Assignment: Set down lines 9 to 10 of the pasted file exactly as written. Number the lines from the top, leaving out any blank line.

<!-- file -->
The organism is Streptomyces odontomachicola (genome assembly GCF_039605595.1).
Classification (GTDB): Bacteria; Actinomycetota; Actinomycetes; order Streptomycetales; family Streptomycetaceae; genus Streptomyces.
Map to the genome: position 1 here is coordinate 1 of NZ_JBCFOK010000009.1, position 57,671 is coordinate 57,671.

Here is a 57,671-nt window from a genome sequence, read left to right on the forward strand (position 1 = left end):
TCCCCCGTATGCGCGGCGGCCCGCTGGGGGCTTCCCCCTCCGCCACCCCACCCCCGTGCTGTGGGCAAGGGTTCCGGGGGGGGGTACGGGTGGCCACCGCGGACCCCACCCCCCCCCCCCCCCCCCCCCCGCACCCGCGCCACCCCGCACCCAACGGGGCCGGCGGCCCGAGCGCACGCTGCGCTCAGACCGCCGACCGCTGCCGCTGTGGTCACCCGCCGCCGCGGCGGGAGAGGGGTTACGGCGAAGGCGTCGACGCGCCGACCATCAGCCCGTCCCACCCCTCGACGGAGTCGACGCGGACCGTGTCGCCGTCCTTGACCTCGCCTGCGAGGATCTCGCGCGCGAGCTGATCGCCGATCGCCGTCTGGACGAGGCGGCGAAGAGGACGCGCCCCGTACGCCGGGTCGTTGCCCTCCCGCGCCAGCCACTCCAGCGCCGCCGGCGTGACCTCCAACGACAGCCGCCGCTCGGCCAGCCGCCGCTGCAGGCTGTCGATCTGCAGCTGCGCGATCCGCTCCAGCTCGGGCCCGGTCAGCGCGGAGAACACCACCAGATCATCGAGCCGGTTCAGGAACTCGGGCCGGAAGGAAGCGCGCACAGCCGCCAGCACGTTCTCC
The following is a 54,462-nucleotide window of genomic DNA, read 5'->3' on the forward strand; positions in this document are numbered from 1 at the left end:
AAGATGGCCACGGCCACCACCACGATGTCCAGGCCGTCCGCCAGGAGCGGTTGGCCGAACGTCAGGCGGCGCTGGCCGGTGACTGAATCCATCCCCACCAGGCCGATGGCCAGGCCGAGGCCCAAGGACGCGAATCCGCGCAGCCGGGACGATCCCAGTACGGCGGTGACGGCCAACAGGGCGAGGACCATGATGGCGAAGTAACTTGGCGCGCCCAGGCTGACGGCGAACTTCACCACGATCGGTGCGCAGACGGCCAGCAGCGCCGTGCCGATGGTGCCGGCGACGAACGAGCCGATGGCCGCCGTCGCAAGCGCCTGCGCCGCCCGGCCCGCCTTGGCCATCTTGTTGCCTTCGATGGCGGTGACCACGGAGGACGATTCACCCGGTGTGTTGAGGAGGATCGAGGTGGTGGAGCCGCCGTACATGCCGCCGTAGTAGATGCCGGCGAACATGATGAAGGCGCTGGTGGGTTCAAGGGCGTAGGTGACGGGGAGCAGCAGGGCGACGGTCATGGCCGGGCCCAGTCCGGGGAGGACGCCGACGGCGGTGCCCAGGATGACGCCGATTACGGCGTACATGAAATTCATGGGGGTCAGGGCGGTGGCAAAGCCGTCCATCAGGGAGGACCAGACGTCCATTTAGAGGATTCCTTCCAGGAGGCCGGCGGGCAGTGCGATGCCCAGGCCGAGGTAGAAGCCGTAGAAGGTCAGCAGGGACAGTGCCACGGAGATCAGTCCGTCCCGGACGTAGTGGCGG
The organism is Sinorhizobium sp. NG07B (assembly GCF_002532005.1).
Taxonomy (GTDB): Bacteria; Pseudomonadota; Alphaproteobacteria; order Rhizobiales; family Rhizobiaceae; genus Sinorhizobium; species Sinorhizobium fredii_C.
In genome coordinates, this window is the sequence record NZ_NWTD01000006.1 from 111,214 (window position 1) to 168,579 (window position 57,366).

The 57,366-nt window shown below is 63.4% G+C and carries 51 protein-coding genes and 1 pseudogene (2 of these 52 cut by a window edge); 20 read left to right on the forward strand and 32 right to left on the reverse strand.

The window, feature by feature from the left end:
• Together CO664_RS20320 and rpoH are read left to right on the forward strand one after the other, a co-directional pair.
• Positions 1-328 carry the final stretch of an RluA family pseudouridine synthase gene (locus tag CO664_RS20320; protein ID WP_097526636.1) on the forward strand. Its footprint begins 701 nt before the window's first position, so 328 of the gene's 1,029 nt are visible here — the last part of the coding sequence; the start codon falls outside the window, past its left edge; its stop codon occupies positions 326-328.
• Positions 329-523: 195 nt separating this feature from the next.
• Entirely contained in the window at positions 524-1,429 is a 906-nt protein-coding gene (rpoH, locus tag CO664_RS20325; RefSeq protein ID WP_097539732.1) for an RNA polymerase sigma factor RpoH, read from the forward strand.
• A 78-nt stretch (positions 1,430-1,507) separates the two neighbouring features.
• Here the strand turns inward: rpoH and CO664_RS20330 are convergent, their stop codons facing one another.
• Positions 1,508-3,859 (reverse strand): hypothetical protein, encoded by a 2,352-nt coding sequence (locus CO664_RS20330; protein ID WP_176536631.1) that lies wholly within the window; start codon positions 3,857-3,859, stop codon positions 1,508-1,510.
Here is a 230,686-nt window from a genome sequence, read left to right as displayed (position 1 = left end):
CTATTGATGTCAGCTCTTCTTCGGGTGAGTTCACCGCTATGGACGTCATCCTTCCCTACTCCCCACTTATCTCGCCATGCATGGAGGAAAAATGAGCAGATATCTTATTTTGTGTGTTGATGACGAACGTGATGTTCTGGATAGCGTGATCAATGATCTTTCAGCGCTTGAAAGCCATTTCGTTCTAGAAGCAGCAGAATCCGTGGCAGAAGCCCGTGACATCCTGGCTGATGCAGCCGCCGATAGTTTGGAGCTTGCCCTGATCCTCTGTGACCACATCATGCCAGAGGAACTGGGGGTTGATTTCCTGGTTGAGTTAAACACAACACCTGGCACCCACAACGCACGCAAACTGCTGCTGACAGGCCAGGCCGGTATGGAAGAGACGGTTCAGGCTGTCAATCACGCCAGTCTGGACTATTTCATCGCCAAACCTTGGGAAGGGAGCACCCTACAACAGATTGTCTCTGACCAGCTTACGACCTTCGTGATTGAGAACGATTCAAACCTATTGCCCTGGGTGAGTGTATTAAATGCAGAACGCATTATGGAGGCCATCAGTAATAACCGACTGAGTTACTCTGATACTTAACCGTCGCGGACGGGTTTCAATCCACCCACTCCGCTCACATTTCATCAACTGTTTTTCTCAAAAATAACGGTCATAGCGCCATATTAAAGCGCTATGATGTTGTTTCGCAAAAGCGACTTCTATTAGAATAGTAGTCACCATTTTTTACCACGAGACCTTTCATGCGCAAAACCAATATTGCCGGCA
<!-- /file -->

Taxonomy (GTDB): Bacteria; Pseudomonadota; Alphaproteobacteria; order Rhizobiales; family Rhizobiaceae; genus Sinorhizobium; species Sinorhizobium fredii_C.
In genome coordinates, this window is the sequence record NZ_NWTD01000006.1 from 111,214 (window position 1) to 168,579 (window position 57,366).